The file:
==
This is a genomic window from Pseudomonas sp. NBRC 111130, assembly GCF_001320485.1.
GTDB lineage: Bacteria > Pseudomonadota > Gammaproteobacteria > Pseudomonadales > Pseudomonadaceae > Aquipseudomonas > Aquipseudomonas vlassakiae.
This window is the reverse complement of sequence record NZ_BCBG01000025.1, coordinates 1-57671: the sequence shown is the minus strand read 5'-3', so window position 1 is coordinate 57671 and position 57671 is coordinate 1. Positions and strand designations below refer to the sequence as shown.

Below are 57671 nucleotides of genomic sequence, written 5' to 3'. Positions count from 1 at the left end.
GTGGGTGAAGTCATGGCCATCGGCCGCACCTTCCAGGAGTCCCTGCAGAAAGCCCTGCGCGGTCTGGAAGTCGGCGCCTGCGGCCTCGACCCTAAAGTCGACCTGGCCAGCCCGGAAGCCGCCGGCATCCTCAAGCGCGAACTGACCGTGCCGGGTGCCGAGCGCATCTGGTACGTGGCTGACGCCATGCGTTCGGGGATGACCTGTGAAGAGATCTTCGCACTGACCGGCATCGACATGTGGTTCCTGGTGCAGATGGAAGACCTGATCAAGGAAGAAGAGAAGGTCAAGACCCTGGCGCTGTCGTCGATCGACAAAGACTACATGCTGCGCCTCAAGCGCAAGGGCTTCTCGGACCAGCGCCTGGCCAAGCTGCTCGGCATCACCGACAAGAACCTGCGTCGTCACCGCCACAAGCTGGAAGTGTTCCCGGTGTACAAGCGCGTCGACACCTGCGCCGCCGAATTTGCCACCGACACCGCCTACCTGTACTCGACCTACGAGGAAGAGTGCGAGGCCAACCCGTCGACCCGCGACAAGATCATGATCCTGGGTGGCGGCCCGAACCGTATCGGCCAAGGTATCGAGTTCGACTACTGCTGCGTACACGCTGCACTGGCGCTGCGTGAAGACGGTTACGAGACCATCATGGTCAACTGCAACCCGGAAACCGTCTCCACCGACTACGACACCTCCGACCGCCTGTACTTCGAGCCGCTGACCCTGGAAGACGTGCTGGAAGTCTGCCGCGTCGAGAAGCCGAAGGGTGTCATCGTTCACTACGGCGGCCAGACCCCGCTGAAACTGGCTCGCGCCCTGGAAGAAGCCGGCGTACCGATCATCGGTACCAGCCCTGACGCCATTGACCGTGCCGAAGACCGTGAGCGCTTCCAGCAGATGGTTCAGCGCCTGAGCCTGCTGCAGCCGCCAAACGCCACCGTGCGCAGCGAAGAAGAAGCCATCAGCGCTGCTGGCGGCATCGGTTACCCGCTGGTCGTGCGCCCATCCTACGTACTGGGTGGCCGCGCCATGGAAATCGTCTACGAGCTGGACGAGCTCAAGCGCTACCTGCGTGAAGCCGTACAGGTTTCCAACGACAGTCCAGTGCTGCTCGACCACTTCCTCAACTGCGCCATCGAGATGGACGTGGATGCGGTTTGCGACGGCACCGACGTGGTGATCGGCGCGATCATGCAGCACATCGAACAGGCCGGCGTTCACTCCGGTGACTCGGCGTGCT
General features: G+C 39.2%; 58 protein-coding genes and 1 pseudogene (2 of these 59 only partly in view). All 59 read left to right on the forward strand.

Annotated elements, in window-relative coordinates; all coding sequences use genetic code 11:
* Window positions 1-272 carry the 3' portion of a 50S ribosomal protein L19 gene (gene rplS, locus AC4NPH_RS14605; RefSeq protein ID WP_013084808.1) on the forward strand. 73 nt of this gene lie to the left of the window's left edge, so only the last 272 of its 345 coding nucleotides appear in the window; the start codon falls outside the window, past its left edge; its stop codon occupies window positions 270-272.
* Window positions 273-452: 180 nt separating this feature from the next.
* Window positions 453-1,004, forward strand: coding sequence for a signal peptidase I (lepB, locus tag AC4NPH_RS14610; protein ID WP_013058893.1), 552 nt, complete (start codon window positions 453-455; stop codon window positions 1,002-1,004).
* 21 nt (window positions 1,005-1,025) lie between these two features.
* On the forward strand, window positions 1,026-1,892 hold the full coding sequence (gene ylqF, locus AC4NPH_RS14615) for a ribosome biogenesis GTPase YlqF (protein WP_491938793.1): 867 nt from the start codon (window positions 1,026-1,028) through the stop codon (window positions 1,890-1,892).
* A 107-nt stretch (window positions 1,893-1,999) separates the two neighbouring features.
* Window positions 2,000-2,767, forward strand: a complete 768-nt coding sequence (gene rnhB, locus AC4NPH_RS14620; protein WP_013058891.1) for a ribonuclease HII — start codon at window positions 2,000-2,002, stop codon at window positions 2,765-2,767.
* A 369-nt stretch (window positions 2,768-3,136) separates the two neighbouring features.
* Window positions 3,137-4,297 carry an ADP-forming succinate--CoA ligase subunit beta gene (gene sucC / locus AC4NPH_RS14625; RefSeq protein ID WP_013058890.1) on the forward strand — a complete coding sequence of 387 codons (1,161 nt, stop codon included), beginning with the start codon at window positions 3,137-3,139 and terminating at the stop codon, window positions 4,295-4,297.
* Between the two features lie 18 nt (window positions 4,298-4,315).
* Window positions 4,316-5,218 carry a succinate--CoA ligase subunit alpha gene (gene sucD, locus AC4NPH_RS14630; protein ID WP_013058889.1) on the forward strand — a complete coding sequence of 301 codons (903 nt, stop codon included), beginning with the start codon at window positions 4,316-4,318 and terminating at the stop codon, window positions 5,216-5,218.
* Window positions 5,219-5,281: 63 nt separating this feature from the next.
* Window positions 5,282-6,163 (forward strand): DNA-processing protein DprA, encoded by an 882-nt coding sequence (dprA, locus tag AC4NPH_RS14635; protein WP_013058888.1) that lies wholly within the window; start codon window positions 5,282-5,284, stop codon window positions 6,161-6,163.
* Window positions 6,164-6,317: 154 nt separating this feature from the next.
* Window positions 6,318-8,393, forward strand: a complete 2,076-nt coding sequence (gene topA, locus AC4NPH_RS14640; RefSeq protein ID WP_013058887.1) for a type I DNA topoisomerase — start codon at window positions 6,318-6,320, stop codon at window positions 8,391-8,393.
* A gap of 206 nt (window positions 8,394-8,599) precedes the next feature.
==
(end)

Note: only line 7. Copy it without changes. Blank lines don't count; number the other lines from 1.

Annotated elements, in window-relative coordinates; all coding sequences use genetic code 11: